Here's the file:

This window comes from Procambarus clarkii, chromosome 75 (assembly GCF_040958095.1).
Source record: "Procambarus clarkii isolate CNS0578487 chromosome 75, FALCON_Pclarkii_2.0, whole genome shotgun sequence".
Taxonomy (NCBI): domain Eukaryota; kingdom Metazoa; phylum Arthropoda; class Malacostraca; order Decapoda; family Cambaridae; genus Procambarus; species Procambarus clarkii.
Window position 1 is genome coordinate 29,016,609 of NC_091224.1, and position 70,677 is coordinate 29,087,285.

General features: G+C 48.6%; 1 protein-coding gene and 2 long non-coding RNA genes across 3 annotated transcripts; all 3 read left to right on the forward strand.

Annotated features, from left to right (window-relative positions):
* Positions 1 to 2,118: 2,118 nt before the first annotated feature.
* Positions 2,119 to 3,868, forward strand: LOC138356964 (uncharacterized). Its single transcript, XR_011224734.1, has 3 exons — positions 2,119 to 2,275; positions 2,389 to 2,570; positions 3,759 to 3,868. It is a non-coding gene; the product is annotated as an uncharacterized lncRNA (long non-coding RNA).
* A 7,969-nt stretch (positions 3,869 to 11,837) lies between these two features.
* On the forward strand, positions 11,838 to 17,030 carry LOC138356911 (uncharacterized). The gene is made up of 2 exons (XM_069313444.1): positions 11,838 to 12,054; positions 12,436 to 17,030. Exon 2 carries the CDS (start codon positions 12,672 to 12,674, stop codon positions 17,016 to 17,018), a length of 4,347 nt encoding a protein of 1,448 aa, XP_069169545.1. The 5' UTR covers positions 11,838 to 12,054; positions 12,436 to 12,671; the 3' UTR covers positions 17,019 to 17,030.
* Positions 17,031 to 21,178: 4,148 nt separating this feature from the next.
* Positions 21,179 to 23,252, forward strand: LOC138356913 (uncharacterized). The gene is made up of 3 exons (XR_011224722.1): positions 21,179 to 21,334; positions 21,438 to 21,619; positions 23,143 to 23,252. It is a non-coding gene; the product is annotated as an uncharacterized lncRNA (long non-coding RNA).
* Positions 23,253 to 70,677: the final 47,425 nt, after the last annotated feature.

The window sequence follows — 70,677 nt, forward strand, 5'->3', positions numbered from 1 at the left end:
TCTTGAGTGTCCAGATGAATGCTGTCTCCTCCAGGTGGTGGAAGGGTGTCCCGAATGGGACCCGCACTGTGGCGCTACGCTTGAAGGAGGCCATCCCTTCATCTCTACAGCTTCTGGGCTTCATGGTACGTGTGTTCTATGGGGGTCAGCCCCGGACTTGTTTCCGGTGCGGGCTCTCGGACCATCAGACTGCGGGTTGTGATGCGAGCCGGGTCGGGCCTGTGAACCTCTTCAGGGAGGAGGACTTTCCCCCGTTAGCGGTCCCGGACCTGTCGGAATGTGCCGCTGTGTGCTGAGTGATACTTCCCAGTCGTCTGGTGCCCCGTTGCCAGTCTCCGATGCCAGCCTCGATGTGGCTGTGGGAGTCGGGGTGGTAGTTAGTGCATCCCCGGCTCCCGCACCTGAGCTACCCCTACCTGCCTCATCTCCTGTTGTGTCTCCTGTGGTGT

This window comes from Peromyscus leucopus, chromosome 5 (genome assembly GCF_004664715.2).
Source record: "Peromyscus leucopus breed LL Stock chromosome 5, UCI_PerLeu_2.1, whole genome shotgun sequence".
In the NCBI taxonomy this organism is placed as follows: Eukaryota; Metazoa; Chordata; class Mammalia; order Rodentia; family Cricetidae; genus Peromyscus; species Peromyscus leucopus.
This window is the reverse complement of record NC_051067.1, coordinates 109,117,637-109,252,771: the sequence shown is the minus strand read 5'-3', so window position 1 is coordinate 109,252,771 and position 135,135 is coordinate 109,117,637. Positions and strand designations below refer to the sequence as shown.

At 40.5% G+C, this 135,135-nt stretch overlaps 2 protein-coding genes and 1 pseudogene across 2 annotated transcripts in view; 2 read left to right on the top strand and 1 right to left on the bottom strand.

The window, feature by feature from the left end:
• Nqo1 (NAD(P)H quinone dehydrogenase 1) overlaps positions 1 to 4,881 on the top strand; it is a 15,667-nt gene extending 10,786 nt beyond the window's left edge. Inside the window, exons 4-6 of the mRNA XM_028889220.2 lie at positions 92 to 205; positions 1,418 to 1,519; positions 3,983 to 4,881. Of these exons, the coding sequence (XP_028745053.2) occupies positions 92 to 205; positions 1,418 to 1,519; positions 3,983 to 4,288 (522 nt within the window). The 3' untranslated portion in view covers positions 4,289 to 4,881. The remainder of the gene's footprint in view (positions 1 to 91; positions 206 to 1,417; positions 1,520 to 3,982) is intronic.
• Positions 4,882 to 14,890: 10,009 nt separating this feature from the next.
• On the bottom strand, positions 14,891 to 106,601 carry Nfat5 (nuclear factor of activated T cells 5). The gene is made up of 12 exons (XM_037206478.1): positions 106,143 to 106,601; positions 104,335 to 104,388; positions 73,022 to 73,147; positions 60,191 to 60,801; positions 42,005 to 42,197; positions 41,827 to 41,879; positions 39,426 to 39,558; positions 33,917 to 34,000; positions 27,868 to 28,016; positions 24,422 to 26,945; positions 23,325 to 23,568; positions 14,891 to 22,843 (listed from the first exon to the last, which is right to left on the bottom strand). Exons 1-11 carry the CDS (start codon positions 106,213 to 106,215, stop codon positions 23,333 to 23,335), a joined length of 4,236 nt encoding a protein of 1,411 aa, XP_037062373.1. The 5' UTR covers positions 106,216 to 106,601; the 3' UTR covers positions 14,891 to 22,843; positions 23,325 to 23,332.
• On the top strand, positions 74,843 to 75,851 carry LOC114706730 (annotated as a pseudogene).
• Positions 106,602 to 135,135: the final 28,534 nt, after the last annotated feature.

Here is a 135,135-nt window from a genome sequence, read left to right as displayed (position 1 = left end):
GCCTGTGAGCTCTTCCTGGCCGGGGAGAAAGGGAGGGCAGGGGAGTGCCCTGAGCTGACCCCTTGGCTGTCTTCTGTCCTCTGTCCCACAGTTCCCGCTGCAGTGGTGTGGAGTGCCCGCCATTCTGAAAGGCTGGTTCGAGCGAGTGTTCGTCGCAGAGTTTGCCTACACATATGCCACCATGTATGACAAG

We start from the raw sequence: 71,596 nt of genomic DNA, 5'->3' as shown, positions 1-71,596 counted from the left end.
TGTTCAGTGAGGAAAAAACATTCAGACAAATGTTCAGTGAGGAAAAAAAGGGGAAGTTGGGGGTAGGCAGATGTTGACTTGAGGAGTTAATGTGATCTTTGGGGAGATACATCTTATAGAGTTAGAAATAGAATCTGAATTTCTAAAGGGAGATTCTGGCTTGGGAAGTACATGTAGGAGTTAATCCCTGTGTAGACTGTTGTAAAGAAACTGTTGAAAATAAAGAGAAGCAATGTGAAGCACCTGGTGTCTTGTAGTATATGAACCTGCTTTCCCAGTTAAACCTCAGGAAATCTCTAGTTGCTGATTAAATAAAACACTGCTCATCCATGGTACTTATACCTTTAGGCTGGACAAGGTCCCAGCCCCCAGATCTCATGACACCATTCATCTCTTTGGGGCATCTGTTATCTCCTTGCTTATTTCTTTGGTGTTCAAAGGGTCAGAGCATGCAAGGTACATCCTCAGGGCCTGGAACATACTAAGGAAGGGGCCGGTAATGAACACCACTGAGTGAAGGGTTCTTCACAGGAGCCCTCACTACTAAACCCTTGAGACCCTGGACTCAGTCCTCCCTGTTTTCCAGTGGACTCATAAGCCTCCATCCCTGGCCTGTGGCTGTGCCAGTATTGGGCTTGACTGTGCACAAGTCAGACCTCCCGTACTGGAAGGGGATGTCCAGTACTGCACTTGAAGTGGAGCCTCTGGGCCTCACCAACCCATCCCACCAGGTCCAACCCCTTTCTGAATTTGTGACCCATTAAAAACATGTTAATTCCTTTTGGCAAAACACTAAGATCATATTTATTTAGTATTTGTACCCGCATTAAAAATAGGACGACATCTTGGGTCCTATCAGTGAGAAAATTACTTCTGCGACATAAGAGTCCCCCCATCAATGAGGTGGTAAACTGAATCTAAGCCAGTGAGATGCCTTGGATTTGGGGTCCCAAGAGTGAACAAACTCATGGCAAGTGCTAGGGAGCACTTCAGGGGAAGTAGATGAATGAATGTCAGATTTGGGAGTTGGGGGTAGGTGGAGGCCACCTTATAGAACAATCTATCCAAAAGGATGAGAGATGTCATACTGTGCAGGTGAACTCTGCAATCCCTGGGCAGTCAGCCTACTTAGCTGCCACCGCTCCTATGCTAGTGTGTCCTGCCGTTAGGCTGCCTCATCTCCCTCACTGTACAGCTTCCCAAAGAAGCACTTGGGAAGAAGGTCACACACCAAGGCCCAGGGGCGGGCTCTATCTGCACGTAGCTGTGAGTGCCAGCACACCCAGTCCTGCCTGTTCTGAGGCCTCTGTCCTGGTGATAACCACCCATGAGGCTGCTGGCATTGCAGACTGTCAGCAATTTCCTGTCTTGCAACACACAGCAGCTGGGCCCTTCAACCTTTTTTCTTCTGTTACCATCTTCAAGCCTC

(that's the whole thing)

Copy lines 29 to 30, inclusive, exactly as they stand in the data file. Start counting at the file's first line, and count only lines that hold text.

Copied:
We start from the raw sequence: 71,596 nt of genomic DNA, 5'->3' as shown, positions 1-71,596 counted from the left end.
TGTTCAGTGAGGAAAAAACATTCAGACAAATGTTCAGTGAGGAAAAAAAGGGGAAGTTGGGGGTAGGCAGATGTTGACTTGAGGAGTTAATGTGATCTTTGGGGAGATACATCTTATAGAGTTAGAAATAGAATCTGAATTTCTAAAGGGAGATTCTGGCTTGGGAAGTACATGTAGGAGTTAATCCCTGTGTAGACTGTTGTAAAGAAACTGTTGAAAATAAAGAGAAGCAATGTGAAGCACCTGGTGTCTTGTAGTATATGAACCTGCTTTCCCAGTTAAACCTCAGGAAATCTCTAGTTGCTGATTAAATAAAACACTGCTCATCCATGGTACTTATACCTTTAGGCTGGACAAGGTCCCAGCCCCCAGATCTCATGACACCATTCATCTCTTTGGGGCATCTGTTATCTCCTTGCTTATTTCTTTGGTGTTCAAAGGGTCAGAGCATGCAAGGTACATCCTCAGGGCCTGGAACATACTAAGGAAGGGGCCGGTAATGAACACCACTGAGTGAAGGGTTCTTCACAGGAGCCCTCACTACTAAACCCTTGAGACCCTGGACTCAGTCCTCCCTGTTTTCCAGTGGACTCATAAGCCTCCATCCCTGGCCTGTGGCTGTGCCAGTATTGGGCTTGACTGTGCACAAGTCAGACCTCCCGTACTGGAAGGGGATGTCCAGTACTGCACTTGAAGTGGAGCCTCTGGGCCTCACCAACCCATCCCACCAGGTCCAACCCCTTTCTGAATTTGTGACCCATTAAAAACATGTTAATTCCTTTTGGCAAAACACTAAGATCATATTTATTTAGTATTTGTACCCGCATTAAAAATAGGACGACATCTTGGGTCCTATCAGTGAGAAAATTACTTCTGCGACATAAGAGTCCCCCCATCAATGAGGTGGTAAACTGAATCTAAGCCAGTGAGATGCCTTGGATTTGGGGTCCCAAGAGTGAACAAACTCATGGCAAGTGCTAGGGAGCACTTCAGGGGAAGTAGATGAATGAATGTCAGATTTGGGAGTTGGGGGTAGGTGGAGGCCACCTTATAGAACAATCTATCCAAAAGGATGAGAGATGTCATACTGTGCAGGTGAACTCTGCAATCCCTGGGCAGTCAGCCTACTTAGCTGCCACCGCTCCTATGCTAGTGTGTCCTGCCGTTAGGCTGCCTCATCTCCCTCACTGTACAGCTTCCCAAAGAAGCACTTGGGAAGAAGGTCACACACCAAGGCCCAGGGGCGGGCTCTATCTGCACGTAGCTGTGAGTGCCAGCACACCCAGTCCTGCCTGTTCTGAGGCCTCTGTCCTGGTGATAACCACCCATGAGGCTGCTGGCATTGCAGACTGTCAGCAATTTCCTGTCTTGCAACACACAGCAGCTGGGCCCTTCAACCTTTTTTCTTCTGTTACCATCTTCAAGCCTC